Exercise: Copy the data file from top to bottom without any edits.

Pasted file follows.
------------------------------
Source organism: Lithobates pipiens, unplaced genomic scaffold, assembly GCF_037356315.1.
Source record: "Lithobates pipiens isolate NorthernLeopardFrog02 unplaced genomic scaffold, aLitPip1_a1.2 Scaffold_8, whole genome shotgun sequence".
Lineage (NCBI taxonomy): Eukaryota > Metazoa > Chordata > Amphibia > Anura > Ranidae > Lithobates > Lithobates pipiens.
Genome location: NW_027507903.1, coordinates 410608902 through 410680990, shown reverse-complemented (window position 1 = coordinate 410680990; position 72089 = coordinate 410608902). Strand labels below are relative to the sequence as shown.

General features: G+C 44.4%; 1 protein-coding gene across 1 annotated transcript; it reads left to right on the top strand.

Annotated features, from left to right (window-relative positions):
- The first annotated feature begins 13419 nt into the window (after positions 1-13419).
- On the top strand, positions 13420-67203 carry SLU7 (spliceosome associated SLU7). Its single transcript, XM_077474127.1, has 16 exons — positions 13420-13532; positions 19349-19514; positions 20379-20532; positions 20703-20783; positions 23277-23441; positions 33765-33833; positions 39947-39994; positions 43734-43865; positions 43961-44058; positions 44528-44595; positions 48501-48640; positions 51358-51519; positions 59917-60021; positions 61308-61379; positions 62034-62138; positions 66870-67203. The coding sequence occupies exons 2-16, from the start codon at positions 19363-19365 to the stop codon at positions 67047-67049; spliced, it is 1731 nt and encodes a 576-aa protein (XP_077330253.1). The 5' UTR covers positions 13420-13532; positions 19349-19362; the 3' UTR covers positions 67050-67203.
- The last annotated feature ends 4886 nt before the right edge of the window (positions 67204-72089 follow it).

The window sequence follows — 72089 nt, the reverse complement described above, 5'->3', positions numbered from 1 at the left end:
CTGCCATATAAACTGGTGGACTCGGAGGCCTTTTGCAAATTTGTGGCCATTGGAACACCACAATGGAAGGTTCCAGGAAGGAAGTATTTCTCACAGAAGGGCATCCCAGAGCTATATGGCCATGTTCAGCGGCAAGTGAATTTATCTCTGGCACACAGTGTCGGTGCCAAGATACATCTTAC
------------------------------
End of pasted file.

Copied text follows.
Source organism: Lithobates pipiens, unplaced genomic scaffold, assembly GCF_037356315.1.
Source record: "Lithobates pipiens isolate NorthernLeopardFrog02 unplaced genomic scaffold, aLitPip1_a1.2 Scaffold_8, whole genome shotgun sequence".
Lineage (NCBI taxonomy): Eukaryota > Metazoa > Chordata > Amphibia > Anura > Ranidae > Lithobates > Lithobates pipiens.
Genome location: NW_027507903.1, coordinates 410608902 through 410680990, shown reverse-complemented (window position 1 = coordinate 410680990; position 72089 = coordinate 410608902). Strand labels below are relative to the sequence as shown.

General features: G+C 44.4%; 1 protein-coding gene across 1 annotated transcript; it reads left to right on the top strand.

Annotated features, from left to right (window-relative positions):
- The first annotated feature begins 13419 nt into the window (after positions 1-13419).
- On the top strand, positions 13420-67203 carry SLU7 (spliceosome associated SLU7). Its single transcript, XM_077474127.1, has 16 exons — positions 13420-13532; positions 19349-19514; positions 20379-20532; positions 20703-20783; positions 23277-23441; positions 33765-33833; positions 39947-39994; positions 43734-43865; positions 43961-44058; positions 44528-44595; positions 48501-48640; positions 51358-51519; positions 59917-60021; positions 61308-61379; positions 62034-62138; positions 66870-67203. The coding sequence occupies exons 2-16, from the start codon at positions 19363-19365 to the stop codon at positions 67047-67049; spliced, it is 1731 nt and encodes a 576-aa protein (XP_077330253.1). The 5' UTR covers positions 13420-13532; positions 19349-19362; the 3' UTR covers positions 67050-67203.
- The last annotated feature ends 4886 nt before the right edge of the window (positions 67204-72089 follow it).

The window sequence follows — 72089 nt, the reverse complement described above, 5'->3', positions numbered from 1 at the left end:
CTGCCATATAAACTGGTGGACTCGGAGGCCTTTTGCAAATTTGTGGCCATTGGAACACCACAATGGAAGGTTCCAGGAAGGAAGTATTTCTCACAGAAGGGCATCCCAGAGCTATATGGCCATGTTCAGCGGCAAGTGAATTTATCTCTGGCACACAGTGTCGGTGCCAAGATACATCTTAC